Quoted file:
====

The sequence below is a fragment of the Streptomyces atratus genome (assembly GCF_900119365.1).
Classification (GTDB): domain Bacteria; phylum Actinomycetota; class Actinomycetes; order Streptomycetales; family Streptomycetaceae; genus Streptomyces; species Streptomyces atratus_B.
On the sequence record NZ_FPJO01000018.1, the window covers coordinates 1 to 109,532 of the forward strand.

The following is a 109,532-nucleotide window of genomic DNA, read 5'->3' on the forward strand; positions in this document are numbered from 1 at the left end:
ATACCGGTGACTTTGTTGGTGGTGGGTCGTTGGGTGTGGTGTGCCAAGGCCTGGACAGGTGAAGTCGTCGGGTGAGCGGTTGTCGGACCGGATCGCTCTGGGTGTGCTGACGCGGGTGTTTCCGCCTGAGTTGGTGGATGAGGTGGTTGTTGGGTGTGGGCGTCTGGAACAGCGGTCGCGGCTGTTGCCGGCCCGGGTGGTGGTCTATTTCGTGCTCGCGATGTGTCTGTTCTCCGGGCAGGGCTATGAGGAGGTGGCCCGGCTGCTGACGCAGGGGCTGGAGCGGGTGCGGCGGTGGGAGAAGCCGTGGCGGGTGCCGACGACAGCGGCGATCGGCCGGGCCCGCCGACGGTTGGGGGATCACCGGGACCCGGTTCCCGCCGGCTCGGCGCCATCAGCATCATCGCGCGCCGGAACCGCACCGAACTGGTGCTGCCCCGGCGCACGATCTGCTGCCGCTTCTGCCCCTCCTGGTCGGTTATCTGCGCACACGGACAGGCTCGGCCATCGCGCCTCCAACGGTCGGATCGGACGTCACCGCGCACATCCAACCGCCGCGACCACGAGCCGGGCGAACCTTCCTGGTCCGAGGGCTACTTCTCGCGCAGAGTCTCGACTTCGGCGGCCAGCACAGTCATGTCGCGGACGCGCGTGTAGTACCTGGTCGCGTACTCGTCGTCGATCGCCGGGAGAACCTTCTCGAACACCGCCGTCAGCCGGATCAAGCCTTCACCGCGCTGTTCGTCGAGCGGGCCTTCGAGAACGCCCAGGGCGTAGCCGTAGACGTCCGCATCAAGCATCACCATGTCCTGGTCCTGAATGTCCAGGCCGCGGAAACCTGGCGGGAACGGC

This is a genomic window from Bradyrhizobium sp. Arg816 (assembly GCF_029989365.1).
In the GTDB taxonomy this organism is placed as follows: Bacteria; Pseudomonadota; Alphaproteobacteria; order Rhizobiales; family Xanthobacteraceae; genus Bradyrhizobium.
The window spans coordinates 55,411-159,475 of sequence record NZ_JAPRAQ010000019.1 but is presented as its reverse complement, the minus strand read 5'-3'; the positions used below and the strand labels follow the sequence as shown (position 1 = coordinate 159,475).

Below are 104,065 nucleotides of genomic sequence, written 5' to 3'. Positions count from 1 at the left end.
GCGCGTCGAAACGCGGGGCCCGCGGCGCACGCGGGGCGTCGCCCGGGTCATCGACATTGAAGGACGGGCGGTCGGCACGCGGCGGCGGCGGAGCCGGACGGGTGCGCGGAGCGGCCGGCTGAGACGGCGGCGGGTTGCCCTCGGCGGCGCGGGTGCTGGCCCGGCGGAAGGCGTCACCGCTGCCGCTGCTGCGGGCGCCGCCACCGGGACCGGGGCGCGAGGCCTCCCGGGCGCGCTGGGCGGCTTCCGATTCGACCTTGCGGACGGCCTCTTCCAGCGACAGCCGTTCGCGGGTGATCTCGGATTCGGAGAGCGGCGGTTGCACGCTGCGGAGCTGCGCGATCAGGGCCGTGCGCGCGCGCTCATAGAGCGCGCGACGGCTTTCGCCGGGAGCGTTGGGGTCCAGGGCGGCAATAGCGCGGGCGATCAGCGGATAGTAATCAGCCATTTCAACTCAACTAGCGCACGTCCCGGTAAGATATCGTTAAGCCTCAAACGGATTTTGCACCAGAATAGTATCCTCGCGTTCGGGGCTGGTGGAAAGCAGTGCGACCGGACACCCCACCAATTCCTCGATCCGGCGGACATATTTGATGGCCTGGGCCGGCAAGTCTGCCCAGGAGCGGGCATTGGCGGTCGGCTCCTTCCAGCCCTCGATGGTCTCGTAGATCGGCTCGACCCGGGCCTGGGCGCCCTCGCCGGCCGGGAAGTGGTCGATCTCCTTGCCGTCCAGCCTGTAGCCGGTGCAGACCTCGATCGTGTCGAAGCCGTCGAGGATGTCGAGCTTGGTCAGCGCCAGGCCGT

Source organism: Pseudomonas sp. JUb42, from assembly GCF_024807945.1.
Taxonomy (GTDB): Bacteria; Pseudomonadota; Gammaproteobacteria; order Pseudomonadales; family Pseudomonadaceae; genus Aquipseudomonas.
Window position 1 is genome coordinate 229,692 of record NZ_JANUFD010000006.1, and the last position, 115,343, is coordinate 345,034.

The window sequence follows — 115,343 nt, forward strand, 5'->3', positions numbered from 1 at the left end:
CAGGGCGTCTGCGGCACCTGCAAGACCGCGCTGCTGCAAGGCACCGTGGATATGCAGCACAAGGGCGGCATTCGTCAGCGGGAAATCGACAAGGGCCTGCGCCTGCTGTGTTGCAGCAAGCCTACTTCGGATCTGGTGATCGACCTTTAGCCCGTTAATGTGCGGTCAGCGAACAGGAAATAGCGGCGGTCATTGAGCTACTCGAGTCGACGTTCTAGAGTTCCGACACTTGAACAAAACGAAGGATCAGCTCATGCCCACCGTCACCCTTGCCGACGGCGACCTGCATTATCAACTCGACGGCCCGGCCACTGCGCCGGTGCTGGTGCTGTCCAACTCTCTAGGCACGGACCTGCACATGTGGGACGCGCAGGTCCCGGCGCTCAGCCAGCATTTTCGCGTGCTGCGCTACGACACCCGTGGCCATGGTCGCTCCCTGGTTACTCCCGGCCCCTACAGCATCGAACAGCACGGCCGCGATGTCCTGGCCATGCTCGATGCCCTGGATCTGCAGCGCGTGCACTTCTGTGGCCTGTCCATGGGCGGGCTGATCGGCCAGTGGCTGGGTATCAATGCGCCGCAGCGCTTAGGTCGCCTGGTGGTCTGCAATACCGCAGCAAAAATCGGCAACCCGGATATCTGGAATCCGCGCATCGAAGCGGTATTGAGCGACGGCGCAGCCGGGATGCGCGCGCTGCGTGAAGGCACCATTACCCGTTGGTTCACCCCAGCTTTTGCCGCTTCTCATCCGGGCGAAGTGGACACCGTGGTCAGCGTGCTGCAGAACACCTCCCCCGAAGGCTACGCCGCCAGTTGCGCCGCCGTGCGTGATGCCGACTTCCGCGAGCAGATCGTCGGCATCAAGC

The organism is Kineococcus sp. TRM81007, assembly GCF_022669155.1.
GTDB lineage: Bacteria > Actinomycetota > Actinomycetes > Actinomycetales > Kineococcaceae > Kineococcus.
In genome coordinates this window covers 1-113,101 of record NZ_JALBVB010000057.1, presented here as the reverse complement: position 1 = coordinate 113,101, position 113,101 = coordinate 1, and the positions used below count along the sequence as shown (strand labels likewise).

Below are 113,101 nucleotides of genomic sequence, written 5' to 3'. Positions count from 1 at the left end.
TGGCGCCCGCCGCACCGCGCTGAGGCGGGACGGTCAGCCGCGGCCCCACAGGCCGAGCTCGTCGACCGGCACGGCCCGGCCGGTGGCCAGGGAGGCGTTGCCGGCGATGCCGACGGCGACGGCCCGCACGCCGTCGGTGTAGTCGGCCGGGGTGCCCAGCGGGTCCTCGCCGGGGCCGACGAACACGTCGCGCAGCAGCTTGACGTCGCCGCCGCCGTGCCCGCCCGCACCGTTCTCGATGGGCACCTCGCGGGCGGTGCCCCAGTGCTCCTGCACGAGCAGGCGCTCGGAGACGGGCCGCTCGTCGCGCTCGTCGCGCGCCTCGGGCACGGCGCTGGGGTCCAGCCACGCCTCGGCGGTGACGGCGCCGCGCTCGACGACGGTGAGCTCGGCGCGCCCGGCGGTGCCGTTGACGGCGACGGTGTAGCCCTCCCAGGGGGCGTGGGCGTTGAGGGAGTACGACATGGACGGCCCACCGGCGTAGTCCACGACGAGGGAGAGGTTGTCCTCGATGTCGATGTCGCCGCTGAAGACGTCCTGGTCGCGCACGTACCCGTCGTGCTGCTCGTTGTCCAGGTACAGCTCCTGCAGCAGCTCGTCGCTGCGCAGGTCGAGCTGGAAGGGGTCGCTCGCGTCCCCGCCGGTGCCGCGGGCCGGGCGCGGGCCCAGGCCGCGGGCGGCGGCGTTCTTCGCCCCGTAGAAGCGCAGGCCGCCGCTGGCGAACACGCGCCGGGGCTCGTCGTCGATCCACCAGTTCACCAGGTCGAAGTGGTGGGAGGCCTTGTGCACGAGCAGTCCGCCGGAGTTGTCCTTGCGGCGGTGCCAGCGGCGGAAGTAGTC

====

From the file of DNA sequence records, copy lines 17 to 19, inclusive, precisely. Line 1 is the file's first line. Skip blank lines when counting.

GTDB lineage: Bacteria > Actinomycetota > Actinomycetes > Actinomycetales > Kineococcaceae > Kineococcus.
In genome coordinates this window covers 1-113,101 of record NZ_JALBVB010000057.1, presented here as the reverse complement: position 1 = coordinate 113,101, position 113,101 = coordinate 1, and the positions used below count along the sequence as shown (strand labels likewise).

Below are 113,101 nucleotides of genomic sequence, written 5' to 3'. Positions count from 1 at the left end.